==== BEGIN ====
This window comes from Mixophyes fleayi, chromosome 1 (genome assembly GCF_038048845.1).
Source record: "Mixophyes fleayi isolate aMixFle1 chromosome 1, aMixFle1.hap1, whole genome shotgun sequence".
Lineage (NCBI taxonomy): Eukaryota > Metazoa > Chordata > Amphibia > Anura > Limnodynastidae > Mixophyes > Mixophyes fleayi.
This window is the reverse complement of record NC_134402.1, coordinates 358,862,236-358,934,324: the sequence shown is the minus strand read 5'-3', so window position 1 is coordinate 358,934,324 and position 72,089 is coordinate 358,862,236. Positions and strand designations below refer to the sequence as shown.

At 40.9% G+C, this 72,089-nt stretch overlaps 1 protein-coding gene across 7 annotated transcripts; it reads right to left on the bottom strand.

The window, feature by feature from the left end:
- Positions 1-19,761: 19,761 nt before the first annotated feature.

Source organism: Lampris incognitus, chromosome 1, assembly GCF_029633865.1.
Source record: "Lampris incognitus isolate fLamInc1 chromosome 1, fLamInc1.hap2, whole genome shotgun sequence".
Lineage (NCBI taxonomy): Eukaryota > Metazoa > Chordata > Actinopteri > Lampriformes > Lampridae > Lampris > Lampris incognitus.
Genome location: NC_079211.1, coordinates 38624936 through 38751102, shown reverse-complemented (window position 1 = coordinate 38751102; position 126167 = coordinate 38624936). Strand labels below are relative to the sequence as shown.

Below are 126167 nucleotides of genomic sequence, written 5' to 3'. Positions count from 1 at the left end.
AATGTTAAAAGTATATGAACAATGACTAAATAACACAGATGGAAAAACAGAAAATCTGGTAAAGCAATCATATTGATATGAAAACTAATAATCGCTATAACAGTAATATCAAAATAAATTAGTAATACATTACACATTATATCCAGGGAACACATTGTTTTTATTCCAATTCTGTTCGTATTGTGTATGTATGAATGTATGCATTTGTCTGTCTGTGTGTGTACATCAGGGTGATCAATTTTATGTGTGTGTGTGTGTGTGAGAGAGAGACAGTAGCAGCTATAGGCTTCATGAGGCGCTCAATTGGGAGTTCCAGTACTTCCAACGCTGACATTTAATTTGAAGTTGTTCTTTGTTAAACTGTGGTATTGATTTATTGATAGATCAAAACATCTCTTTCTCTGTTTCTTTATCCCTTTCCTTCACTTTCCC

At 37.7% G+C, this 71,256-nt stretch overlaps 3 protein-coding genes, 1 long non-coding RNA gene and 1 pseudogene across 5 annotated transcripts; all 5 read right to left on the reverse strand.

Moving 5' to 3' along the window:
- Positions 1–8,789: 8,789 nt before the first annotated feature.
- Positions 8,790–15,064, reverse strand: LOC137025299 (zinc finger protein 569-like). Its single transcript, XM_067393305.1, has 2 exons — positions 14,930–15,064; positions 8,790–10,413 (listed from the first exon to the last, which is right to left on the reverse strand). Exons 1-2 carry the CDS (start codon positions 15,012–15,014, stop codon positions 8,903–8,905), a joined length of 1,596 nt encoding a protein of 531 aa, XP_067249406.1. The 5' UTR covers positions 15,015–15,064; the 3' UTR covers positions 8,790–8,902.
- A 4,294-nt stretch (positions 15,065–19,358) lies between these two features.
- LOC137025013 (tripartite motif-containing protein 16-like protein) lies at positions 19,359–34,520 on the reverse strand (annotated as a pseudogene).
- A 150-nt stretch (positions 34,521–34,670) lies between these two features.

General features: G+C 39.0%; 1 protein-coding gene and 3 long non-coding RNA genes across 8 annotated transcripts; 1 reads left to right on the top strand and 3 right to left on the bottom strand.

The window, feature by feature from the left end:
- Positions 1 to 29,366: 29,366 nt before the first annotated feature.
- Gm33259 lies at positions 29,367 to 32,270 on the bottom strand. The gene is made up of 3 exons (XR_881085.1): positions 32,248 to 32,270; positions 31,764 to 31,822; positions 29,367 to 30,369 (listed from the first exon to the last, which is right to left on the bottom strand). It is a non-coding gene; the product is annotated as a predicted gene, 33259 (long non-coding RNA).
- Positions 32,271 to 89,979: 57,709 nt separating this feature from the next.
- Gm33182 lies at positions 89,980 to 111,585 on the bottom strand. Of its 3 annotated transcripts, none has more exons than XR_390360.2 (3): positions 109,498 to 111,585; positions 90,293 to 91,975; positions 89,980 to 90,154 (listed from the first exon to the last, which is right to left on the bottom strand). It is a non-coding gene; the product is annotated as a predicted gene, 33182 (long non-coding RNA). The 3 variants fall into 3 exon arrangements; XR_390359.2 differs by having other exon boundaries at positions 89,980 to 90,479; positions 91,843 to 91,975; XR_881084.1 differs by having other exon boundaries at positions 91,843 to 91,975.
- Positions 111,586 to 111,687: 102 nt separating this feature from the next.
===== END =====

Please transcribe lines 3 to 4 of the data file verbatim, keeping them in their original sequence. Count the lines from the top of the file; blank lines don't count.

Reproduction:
Lineage (NCBI taxonomy): Eukaryota > Metazoa > Chordata > Amphibia > Anura > Limnodynastidae > Mixophyes > Mixophyes fleayi.
This window is the reverse complement of record NC_134402.1, coordinates 358,862,236-358,934,324: the sequence shown is the minus strand read 5'-3', so window position 1 is coordinate 358,934,324 and position 72,089 is coordinate 358,862,236. Positions and strand designations below refer to the sequence as shown.